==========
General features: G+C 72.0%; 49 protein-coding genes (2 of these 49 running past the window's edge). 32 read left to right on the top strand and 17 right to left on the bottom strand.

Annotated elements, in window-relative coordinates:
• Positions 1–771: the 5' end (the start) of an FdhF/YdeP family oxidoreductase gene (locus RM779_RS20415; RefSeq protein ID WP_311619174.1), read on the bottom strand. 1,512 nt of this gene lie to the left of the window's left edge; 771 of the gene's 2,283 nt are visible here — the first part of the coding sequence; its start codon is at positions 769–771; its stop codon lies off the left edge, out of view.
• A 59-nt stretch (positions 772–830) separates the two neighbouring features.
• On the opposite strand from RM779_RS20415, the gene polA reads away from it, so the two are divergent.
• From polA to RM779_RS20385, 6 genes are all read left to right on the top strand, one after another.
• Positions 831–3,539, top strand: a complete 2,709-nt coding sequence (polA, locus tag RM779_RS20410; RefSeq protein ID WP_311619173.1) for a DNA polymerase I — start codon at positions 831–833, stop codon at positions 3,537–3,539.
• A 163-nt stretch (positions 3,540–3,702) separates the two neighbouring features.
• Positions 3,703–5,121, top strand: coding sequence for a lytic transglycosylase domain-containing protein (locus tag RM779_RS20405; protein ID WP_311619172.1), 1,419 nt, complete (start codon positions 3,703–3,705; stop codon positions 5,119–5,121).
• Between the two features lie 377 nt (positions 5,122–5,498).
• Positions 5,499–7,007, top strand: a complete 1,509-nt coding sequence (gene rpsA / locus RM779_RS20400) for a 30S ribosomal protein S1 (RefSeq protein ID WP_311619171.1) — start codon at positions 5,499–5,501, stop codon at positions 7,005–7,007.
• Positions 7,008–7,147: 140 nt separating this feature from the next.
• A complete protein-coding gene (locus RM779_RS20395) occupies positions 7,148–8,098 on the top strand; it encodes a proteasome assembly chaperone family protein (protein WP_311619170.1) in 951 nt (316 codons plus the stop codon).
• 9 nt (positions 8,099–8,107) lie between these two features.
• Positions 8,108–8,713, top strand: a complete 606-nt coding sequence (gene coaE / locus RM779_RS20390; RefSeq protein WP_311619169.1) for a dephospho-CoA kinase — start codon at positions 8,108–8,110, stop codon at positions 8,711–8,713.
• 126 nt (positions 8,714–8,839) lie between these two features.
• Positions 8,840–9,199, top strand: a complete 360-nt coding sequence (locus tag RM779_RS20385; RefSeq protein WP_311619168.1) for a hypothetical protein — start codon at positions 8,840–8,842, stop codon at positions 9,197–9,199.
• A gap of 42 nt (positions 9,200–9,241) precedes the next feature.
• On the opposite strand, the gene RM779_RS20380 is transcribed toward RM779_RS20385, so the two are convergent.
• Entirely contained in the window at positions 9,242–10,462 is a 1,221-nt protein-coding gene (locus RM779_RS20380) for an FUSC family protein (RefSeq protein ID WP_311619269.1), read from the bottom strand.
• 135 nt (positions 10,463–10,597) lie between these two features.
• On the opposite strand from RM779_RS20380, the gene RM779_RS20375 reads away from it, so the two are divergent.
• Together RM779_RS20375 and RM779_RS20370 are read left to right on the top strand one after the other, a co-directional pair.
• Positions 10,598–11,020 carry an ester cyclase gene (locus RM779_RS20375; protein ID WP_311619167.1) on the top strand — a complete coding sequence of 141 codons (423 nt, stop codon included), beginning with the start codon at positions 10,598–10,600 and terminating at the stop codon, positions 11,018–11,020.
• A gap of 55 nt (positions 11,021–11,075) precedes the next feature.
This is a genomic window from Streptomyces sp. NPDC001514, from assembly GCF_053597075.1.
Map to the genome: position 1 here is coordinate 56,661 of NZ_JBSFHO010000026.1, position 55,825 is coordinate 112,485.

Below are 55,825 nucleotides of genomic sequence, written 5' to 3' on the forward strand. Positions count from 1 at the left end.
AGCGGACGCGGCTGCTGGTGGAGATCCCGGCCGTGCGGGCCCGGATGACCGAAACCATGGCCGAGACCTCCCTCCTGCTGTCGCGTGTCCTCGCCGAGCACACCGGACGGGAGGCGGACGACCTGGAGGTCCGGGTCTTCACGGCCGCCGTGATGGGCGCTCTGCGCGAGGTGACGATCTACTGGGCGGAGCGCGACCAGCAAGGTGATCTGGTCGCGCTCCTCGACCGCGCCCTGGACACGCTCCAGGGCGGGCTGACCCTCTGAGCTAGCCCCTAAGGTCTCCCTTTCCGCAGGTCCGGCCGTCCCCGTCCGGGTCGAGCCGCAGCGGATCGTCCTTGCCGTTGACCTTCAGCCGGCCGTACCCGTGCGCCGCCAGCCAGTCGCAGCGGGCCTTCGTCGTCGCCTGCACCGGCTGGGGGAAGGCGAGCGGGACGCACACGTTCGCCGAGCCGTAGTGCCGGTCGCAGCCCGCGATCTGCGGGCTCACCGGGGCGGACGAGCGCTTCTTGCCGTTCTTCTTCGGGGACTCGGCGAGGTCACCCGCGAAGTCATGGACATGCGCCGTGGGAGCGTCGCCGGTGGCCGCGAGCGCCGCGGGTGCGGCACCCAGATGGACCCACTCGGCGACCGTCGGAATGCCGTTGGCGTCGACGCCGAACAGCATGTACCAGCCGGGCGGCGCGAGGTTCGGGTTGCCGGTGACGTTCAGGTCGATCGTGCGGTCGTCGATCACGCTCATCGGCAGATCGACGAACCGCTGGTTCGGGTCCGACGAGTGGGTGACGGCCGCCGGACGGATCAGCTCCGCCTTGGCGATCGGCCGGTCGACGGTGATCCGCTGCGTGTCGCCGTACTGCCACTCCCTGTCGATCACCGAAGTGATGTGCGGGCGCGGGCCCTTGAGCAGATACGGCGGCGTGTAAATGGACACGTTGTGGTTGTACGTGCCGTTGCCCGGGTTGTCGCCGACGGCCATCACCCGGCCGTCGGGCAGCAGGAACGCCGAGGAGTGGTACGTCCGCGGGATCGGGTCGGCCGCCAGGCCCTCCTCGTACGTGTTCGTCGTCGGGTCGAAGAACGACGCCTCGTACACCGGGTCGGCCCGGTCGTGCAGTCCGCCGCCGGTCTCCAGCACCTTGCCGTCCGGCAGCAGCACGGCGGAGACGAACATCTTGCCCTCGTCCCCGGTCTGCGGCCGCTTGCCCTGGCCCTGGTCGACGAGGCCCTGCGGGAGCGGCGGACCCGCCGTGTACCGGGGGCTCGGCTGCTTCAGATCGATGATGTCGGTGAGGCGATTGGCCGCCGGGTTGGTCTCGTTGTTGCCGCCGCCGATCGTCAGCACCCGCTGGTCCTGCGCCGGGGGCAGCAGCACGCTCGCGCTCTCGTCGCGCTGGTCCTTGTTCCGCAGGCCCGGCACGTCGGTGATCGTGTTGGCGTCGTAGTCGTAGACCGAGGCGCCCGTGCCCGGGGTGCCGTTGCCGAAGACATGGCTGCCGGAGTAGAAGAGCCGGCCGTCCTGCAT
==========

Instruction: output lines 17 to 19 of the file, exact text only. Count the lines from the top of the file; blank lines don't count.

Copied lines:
• Positions 8,840–9,199, top strand: a complete 360-nt coding sequence (locus tag RM779_RS20385; RefSeq protein WP_311619168.1) for a hypothetical protein — start codon at positions 8,840–8,842, stop codon at positions 9,197–9,199.
• A gap of 42 nt (positions 9,200–9,241) precedes the next feature.
• On the opposite strand, the gene RM779_RS20380 is transcribed toward RM779_RS20385, so the two are convergent.